In his effort to preserve lower tax rates for the wealthy, Speaker of the House John Boehner (R-OH) is now trying to buy the votes of hawkish members of his party by moving to block any cuts to military spending in the next fiscal year.
The debate over the coming “fiscal cliff” has always included the threat of a a trillion dollars worth of automatic cuts known as “sequestration,” spread evenly between military and non-military spending over the next ten years. That balance is now threatened by Boehner’s ‘Plan B’ legislation, prepared in a bid to circumvent his talks with President Barack Obama on how to avoid the looming set of tax rate increases and spending cuts due to take effect on Jan. 1, 2013:
Posted late Dec. 19 by the House Rules Committee, Boehner’s “Plan B” addition would require $19 billion in new discretionary spending cuts. It also would allow the president and the White House Office of Management and Budget to conduct a sequestration round if fiscal 2013 discretionary spending levels exceed specific limits, known as caps.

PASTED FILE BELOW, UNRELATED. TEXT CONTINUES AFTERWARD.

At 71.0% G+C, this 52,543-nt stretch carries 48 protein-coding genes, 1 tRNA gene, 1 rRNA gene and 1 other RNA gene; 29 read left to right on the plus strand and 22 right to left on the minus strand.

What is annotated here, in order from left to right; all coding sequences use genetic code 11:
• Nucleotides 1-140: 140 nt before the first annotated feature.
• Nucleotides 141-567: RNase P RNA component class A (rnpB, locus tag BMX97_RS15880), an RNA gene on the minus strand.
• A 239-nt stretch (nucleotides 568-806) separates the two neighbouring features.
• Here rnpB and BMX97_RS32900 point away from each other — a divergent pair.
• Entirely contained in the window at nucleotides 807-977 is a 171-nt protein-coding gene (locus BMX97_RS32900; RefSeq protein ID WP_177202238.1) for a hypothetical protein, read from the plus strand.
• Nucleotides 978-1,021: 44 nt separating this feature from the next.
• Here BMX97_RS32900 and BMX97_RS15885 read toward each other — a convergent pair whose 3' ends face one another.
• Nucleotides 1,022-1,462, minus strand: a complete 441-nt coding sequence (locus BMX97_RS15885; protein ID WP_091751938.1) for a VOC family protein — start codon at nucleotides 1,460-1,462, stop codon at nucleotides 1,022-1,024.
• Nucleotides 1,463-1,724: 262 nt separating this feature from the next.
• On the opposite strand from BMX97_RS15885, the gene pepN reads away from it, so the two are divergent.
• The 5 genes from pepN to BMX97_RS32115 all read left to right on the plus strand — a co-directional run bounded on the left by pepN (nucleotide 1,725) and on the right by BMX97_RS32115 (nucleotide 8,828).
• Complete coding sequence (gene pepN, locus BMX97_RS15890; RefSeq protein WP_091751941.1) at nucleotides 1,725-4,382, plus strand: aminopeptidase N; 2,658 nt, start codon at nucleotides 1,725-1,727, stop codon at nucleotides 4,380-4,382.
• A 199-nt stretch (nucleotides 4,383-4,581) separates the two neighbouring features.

But the Boehner measure would prohibit the president from tapping the defense budget in 2013 to get under spending caps.
“Any sequestration order issued by the president … to carry out reductions to direct spending for the defense function (050) for fiscal year 2013 … shall have no force or effect,” states the legislation.
Since the ‘Supercommittee’ failed to agree to deficit reduction terms in Nov. 2011, protecting military spending has been a top priority of members of the Republican Party. House Armed Services Committee Chair Howard ‘Buck’ McKeon (R-CA) has been at the forefront of the effort, clamoring for months that any further cuts in military spending “will force us to pull back further from the world.” Meanwhile, as Congressional Republicans continue claiming to favor a reduction in government spending, the House and Senate are prepared to pass a military spending bill over $1.7 billion dollars above President Obama’s request.